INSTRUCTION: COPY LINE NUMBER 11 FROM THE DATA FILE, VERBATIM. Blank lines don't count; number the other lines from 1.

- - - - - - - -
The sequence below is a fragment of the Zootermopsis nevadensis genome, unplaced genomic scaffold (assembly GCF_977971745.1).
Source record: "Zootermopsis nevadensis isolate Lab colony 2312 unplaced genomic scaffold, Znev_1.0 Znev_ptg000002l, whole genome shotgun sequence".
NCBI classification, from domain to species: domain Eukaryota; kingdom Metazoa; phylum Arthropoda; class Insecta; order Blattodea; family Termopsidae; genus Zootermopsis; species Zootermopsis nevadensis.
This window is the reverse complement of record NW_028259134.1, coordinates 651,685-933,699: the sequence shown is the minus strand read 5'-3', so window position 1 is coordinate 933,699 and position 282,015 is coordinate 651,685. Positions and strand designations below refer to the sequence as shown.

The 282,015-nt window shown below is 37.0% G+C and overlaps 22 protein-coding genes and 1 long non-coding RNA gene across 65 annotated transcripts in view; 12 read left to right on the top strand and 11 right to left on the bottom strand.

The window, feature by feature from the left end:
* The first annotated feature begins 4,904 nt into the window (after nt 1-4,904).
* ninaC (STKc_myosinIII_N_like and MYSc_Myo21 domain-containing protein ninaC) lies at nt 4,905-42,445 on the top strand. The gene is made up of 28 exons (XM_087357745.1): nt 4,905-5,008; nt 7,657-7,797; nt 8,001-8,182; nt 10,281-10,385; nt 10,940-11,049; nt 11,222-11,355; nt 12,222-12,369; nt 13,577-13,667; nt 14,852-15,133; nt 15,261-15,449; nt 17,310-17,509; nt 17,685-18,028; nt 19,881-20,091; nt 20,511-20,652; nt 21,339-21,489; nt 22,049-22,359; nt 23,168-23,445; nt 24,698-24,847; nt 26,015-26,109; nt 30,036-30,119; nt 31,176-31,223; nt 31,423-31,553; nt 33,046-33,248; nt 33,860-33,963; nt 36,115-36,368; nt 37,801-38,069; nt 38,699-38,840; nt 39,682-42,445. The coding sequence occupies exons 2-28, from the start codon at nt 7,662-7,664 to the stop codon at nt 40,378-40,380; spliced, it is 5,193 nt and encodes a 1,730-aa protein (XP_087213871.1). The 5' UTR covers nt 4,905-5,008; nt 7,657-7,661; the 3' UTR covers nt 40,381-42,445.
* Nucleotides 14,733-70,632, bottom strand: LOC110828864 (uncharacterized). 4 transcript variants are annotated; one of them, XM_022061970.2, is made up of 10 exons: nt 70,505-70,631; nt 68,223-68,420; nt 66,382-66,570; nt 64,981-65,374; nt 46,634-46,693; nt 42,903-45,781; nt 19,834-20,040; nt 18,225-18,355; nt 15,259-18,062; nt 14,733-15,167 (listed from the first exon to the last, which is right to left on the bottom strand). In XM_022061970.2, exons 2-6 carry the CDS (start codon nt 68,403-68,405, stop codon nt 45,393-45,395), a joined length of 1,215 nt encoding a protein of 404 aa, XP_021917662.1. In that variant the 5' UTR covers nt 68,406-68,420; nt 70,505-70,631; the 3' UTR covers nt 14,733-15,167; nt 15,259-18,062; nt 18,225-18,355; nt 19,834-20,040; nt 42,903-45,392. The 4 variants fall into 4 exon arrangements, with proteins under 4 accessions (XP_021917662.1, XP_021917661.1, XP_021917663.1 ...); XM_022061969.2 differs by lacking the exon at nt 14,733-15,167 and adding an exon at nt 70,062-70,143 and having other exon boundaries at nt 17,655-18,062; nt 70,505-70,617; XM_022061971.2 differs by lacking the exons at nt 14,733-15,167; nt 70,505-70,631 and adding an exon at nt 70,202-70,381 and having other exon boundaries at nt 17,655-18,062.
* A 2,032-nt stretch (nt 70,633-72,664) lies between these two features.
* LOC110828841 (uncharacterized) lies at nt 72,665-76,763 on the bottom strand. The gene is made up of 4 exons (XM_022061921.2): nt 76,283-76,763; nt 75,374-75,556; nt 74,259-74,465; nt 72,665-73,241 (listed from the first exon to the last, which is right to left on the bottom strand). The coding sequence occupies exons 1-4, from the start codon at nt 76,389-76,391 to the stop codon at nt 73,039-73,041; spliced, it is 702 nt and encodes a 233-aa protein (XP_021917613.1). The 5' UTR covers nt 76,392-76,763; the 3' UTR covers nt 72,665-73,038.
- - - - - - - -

* LOC110828841 (uncharacterized) lies at nt 72,665-76,763 on the bottom strand. The gene is made up of 4 exons (XM_022061921.2): nt 76,283-76,763; nt 75,374-75,556; nt 74,259-74,465; nt 72,665-73,241 (listed from the first exon to the last, which is right to left on the bottom strand). The coding sequence occupies exons 1-4, from the start codon at nt 76,389-76,391 to the stop codon at nt 73,039-73,041; spliced, it is 702 nt and encodes a 233-aa protein (XP_021917613.1). The 5' UTR covers nt 76,392-76,763; the 3' UTR covers nt 72,665-73,038.